Give an example of a glycylcycline antibiotic (derivative of tetracyclines):

Tigecycline

Is tigecycline effective against MRSA?

Yes

Is tigecycline a substrate for the efflux pump mechanism of resistance to tetracyclines?

No

What is the mechanism of action of chloramphenicol?

Binds to 5OS ribosomal subunit to inhibit peptidyltransferase, thereby inhibiting bacterial protein synthesis

What are the adverse effects of chloramphenicol?

Gray baby syndrome in neonates (hypotension, ashen discoloration, vomiting, flaccidity); nausea, vomiting, diarrhea in adults, aplastic anemia; drug-drug interactions (CYP450 inhibitor)

Give examples of streptogramin antibiotics:

Quinupristin; dalfopristin

What is the mechanism of action of streptogramin antibiotics?

Binds 5OS ribosomal subunit to inhibit the attachment of aminoacyl-tRNA to its acceptor site, thereby inhibiting bacterial protein synthesis. Specifically, with the fixed dose combination of dalfopristin/quinupristin, dalfopristin distorts the ribosome promoting quinupristin binding. This blocks the aminoacyl-rRNAs from binding to the ribosome and therefore the transpeptidase reaction.

What is the spectrum of action of streptogramin antibiotics?

MRSA; vancomycin-resistant S. aureus (VRSA); vancomycin-resistant Enterococcus faecium (not Enterococcus fecalis)

What are the adverse effects of the streptogramin antibiotics?

Arthralgias; myalgias; drug-drug interactions (CYP450 inhibitor)

Give an example of an oxazolidinone antibiotic:

Linezolid

What is the mechanism of action of linezolid?

Binds to 5OS ribosomal subunit to prevent formation of initiation complex, thereby inhibiting bacterial protein synthesis

What are the adverse effects of linezolid?

Nausea; vomiting; diarrhea; headache; bone marrow suppression (primarily thrombocytopenia) after 2 weeks of use; weak reversible inhibitor of (monoamine oxidase) MAOA and MAOB; lactic acidosis; peripheral neuropathy; optic neuritis

What is the spectrum of action of linezolid?

Gram-positive organisms such as MRSA; VRSA; vancomycin-resistant E. faecium and E. fecalis

Give an example of a cyclic lipopeptide antibiotic:

Daptomycin

What is the mechanism of action of daptomycin?

Binds to components of the bacterial cell membrane and causes rapid intracellular depolarization, thereby inhibiting DNA, RNA, and protein synthesis

What is the spectrum of action of daptomycin?

MRSA; VRSA; vancomycin-resistant E. faecium and E.fecalis, therefore daptomycin is an effective alternative to vancomycin

Which antibiotic, that works by inhibiting protein synthesis, can also be used in patients to increase GI motility?

Erythromycin (activates motilin receptors)

Give the mechanism of action for each of the following first-line antituberculosis medications:

Rifampin

Inhibition of DNA-dependent RNA polymerase

Isoniazid

Inhibition of mycolic acid synthesis

Pyrazinamide

Unknown; activated by susceptible bacterial strains which in turn lowers pH of the surrounding environment

Ethambutol

Inhibition of RNA synthesis Ethambutol

Which of the previous four antituberculosis medications is bacteriostatic?

Give the adverse effects for each of the following antituberculosis medications:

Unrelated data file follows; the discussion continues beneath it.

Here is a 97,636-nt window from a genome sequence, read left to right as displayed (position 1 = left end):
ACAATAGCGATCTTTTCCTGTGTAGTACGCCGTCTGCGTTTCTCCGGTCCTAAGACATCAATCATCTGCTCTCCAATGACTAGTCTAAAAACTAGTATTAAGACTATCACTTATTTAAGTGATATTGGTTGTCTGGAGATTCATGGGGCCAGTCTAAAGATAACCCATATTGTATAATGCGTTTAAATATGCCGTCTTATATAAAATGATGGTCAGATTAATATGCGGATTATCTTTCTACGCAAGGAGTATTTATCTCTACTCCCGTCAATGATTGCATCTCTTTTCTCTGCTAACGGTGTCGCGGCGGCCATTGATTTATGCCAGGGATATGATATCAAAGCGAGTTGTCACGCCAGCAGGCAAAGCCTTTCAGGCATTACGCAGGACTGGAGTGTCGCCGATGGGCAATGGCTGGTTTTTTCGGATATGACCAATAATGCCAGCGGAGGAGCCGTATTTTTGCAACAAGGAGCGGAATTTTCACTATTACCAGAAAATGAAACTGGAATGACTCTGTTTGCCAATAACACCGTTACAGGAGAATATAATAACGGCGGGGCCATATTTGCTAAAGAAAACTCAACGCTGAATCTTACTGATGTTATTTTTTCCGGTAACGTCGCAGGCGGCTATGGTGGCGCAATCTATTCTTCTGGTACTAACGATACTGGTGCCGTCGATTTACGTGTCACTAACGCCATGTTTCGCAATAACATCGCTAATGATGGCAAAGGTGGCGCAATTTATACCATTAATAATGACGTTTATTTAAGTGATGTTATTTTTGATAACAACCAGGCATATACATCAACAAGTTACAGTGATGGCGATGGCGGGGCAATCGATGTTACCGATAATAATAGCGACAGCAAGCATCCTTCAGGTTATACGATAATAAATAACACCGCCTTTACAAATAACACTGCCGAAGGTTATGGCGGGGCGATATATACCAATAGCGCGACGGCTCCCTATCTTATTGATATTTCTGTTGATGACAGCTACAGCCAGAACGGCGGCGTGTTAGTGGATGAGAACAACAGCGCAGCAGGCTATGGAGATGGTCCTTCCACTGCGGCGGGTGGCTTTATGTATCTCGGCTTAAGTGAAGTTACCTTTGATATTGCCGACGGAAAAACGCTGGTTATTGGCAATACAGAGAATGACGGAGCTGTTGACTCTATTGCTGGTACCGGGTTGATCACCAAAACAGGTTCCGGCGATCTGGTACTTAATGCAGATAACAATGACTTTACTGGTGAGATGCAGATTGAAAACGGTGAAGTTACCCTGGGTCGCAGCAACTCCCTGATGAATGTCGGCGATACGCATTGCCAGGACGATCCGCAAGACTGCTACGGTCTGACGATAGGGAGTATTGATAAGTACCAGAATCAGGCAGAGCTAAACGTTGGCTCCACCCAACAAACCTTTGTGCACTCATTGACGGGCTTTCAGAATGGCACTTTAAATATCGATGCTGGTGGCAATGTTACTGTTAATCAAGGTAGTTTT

Rifampin

Flu-like syndrome; hepatitis; elevated liver function tests (LFTs); drug-drug interactions (cytochrome P-450 inducer); proteinuria; thrombocytopenia; red-orange discoloration of tears, sweat, urine

Isoniazid

Drug-induced systemic lupus erythematosus (SLE); hepatitis; peripheral neuropathy; hemolytic anemia in G6PD deficiency; seizures

Pyrazinamide

Phototoxicity; increased porphyrin synthesis; hepatitis; arthralgias; myalgias; hyperuricemia

Ethambutol

Optic (retrobulbar) neuritis; decreased visual acuity; red-green color blindness; hyperuricemia

How can isoniazid-induced peripheral neuropathy be prevented?

Supplementation of vitamin B6 (pyridoxine)

ANTIFUNGAL AGENTS

 

Name two medications in the polyene antifungal drug class:

Amphotericin B; nystatin

What is the mechanism of action of the polyene antifungals?

Forms artificial pores by binding to ergosterol in fungal membranes, thereby disrupting membrane permeability

How do fungi become resistant to polyene antifungals?

Reduction in the amount of membrane ergosterol

What types of fungi are affected by amphotericin B?

Candida; Aspergillus; Histoplasma; Cryptococcus; Rhizopus; Sporothrix

Amphotericin B is synergistic with what other antifungal drug in the treatment of candidal and cryptococcal infections?

Flucytosine

Flucytosine is converted by fungal cytosine deaminase to what active compound?

5-Fluorouracil which is subsequently converted selectively in fungal cells into two other compounds which inhibit DNA and RNA synthesis

Does amphotericin B have good central nervous system (CNS) penetration?

No, amphotericin B must be given via intrathecal route if adequate cerebrospinal fluid (CSF) levels are warranted

Which polyene antifungal is said to cause a “shake and bake” adverse reaction?

IV infusion of amphotericin B can cause fevers, chills, rigors, and hypotension, the so called “shake and bake” adverse reaction.

How can the “shake and bake” adverse reaction caused by amphotericin B be prevented?

Test dose prior to initiation of intravenous therapy; pretreatment with antihistamines, nonsteroidal anti-inflammatory drugs (NSAIDs), meperidine, and glucocorticoids

Pretreatment with meperidine prior to amphotericin B infusion is used to prevent what specific adverse reaction?

Rigors

What is the major dose-limiting adverse effect of amphotericin B?

Nephrotoxicity (also causes anemia via decreased erythropoietin, hypokalemia, hypomagnesemia, decreased glomerular filtration rate [GFR], renal tubular acidosis)

How can the nephrotoxicity caused by amphotericin B be minimized?